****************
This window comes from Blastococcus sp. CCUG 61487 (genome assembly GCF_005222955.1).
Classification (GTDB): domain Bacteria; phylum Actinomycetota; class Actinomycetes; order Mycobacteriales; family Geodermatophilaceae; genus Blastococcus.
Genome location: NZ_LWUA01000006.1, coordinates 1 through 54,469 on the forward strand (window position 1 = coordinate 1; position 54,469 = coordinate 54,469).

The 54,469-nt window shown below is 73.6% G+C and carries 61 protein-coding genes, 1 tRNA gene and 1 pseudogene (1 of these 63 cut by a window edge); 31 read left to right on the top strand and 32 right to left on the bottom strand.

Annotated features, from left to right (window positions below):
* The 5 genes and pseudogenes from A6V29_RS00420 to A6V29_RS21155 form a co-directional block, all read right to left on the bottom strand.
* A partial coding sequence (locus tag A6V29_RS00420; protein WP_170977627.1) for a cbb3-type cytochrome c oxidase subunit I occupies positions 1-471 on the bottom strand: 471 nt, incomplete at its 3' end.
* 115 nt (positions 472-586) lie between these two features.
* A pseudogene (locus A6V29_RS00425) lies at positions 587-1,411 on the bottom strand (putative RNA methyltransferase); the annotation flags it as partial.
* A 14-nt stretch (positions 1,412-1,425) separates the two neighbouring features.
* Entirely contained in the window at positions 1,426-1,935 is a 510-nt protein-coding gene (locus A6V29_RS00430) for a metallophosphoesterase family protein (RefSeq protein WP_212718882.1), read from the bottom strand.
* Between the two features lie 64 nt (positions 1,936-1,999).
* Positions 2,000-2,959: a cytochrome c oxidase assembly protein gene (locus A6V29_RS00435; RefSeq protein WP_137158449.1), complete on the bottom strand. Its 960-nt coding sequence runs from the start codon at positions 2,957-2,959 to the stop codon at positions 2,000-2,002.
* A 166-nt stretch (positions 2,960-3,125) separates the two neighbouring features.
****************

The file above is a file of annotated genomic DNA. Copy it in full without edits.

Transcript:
This window comes from Blastococcus sp. CCUG 61487 (genome assembly GCF_005222955.1).
Classification (GTDB): domain Bacteria; phylum Actinomycetota; class Actinomycetes; order Mycobacteriales; family Geodermatophilaceae; genus Blastococcus.
Genome location: NZ_LWUA01000006.1, coordinates 1 through 54,469 on the forward strand (window position 1 = coordinate 1; position 54,469 = coordinate 54,469).

The 54,469-nt window shown below is 73.6% G+C and carries 61 protein-coding genes, 1 tRNA gene and 1 pseudogene (1 of these 63 cut by a window edge); 31 read left to right on the top strand and 32 right to left on the bottom strand.

Annotated features, from left to right (window positions below):
* The 5 genes and pseudogenes from A6V29_RS00420 to A6V29_RS21155 form a co-directional block, all read right to left on the bottom strand.
* A partial coding sequence (locus tag A6V29_RS00420; protein WP_170977627.1) for a cbb3-type cytochrome c oxidase subunit I occupies positions 1-471 on the bottom strand: 471 nt, incomplete at its 3' end.
* 115 nt (positions 472-586) lie between these two features.
* A pseudogene (locus A6V29_RS00425) lies at positions 587-1,411 on the bottom strand (putative RNA methyltransferase); the annotation flags it as partial.
* A 14-nt stretch (positions 1,412-1,425) separates the two neighbouring features.
* Entirely contained in the window at positions 1,426-1,935 is a 510-nt protein-coding gene (locus A6V29_RS00430) for a metallophosphoesterase family protein (RefSeq protein WP_212718882.1), read from the bottom strand.
* Between the two features lie 64 nt (positions 1,936-1,999).
* Positions 2,000-2,959: a cytochrome c oxidase assembly protein gene (locus A6V29_RS00435; RefSeq protein WP_137158449.1), complete on the bottom strand. Its 960-nt coding sequence runs from the start codon at positions 2,957-2,959 to the stop codon at positions 2,000-2,002.
* A 166-nt stretch (positions 2,960-3,125) separates the two neighbouring features.